Overview of the report into the seclusion of a young woman called Bethany, whose father brought her plight in a private hospital commissioned by the NHS, to national attention, in 2019

  • Beth’s parents were never seen as partners in the care of their daughter and over time have moved to a combative position as a consequence of lack of involvement, acknowledgement and voice.
  • The lack of diagnosis for Beth, meaningful intervention and management set Beth on a pathway that was foreseen as poor and ended inevitably in institutionalised care.
  • The physical environment for a young autistic girl was inappropriate and lacked adjustments to her needs. This led to a cycle of challenging behaviour being met with increasingly restrictive practices. The ethos of care meaning that there was a failure to recognise the communication of unmet needs expressed by such behaviours, and furthermore, normalised profound restrictive practices.
  • Issues are identified in relation to numbers of staff, the skill mix of staff, supervision, training and access to information and support.
  • Safeguarding issues have not been adequately considered throughout Beth’s life in care. There is too narrow a focus for safeguarding leading to considerations of Beth’s welfare and development not being recognised as safeguarding issues.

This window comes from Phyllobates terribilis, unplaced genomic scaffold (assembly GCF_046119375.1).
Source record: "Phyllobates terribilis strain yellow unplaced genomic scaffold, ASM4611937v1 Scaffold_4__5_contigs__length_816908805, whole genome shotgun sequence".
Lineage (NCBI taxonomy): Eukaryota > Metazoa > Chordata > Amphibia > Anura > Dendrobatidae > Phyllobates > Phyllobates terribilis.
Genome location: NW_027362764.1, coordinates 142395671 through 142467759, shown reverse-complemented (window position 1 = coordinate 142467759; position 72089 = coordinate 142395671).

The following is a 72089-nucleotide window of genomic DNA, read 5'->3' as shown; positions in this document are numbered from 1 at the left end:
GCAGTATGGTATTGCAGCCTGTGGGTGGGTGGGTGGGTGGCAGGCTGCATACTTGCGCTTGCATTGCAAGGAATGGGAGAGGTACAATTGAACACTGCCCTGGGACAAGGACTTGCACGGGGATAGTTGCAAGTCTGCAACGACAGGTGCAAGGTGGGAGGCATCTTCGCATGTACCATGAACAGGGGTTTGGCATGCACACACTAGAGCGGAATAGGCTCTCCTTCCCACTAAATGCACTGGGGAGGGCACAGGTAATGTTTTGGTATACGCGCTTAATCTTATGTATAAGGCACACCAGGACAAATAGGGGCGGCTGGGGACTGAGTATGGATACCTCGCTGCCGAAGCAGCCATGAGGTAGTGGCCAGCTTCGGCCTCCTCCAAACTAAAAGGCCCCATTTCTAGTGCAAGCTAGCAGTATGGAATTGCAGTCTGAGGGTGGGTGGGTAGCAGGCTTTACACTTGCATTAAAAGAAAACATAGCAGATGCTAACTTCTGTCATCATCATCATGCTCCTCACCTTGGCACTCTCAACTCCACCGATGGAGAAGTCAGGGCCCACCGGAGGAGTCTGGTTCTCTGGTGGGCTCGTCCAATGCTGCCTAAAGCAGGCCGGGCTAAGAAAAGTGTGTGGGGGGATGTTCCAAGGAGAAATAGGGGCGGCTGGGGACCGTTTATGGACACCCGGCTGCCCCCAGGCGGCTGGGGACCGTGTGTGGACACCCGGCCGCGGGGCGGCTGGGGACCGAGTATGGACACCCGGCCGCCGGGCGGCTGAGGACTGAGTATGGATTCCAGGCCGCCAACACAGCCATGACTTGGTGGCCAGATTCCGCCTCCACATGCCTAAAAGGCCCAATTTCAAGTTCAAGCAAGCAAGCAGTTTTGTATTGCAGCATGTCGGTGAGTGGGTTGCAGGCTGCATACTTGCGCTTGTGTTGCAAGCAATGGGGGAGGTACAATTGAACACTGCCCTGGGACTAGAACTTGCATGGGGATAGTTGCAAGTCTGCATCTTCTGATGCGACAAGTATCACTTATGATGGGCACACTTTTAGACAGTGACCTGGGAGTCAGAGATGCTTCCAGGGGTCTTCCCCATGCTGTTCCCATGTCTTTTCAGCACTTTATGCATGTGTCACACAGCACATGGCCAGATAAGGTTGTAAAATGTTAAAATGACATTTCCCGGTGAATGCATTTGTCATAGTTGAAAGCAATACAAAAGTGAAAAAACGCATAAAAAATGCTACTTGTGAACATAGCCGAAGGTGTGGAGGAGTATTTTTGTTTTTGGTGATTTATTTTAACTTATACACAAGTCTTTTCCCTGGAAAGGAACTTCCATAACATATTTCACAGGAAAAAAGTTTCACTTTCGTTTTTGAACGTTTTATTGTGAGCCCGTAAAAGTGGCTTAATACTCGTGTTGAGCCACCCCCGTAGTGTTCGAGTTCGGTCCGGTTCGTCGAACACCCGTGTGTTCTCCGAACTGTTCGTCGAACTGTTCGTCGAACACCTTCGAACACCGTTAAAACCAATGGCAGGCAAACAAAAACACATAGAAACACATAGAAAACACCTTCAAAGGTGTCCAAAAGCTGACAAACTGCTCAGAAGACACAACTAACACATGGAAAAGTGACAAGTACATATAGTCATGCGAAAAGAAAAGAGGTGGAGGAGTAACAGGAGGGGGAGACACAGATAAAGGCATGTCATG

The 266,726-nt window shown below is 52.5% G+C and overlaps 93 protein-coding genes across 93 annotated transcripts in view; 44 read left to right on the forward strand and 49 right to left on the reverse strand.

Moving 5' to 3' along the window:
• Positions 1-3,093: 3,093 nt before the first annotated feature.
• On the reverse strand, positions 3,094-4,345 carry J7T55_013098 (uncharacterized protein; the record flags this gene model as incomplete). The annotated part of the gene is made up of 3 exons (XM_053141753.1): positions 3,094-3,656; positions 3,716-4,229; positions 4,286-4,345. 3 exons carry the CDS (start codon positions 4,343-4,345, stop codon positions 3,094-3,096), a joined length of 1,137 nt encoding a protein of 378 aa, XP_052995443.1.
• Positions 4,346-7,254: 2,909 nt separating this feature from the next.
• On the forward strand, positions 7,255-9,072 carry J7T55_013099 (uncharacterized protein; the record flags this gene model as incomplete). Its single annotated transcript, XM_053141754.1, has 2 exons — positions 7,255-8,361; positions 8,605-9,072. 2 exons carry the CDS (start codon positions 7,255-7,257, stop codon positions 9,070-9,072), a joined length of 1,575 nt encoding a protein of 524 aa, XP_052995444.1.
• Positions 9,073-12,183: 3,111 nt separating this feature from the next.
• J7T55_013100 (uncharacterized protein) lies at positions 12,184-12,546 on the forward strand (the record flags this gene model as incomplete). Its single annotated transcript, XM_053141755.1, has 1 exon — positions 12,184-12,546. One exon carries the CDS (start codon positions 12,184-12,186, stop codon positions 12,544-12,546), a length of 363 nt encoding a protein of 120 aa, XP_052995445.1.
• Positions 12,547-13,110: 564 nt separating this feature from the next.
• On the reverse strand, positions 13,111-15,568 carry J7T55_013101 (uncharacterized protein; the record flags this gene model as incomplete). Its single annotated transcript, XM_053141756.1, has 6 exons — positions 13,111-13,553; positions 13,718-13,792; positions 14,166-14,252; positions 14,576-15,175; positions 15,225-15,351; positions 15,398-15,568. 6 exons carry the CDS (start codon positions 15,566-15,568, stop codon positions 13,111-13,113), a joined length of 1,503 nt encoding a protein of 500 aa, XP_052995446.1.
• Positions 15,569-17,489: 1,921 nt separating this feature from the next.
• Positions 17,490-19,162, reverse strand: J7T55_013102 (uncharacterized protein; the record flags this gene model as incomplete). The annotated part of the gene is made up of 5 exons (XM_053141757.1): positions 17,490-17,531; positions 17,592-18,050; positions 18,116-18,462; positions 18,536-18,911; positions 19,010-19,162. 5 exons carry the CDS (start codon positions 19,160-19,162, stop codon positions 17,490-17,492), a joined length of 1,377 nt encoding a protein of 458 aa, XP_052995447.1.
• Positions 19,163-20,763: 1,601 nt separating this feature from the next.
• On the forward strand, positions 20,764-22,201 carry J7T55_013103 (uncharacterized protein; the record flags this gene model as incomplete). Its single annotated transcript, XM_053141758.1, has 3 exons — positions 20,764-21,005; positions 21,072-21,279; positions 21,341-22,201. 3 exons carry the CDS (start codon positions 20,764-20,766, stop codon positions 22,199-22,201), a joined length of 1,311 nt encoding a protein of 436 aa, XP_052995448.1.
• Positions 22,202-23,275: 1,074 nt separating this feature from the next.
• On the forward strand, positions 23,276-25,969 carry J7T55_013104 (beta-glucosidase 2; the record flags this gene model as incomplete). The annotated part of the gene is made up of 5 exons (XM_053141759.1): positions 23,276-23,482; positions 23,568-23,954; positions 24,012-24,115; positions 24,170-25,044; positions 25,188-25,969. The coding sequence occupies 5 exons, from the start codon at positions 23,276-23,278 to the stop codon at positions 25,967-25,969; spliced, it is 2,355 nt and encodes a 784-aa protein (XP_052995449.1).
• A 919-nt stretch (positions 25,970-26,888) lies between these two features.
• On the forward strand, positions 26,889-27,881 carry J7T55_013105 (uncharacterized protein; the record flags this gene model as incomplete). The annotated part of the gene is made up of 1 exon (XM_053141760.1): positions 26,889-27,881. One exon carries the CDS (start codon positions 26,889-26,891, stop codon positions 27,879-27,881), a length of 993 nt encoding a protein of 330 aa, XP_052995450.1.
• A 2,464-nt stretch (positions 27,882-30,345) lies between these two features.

• Restrictive Practices: Beth has been subject to restrictive practices from a very early age. There is concern that the legitimisation of such restrictions in the Code of Practice, with limited safeguards and scrutiny, has facilitated prolonged use without external scrutiny. Psychological harm and Beth’s human rights are inadequately considered.
  • There has been a lack of follow up of actions from requirement notices and regulatory breaches; a lack of escalation to NHSE of serious concerns and a recognition that there has been inadequate input from carers into regulatory visits.
  • Poor cross agency working, in particular with NHSE (Midlands and East Specialised Commissioners); contradictory medical opinions and advice and their interpretation of their ability to effectively challenge due to Beth’s detained status under the Mental Health Act. It is clear that explicit assessment of Beth’s human rights is not undertaken by stakeholders. The current paradigm is one of risk management in dealing with the risk of Beth’s behaviour to herself and others. It is considered that this needs underpinning with an explicit assessment of human rights to support improved care planning.

For recommendations, see here: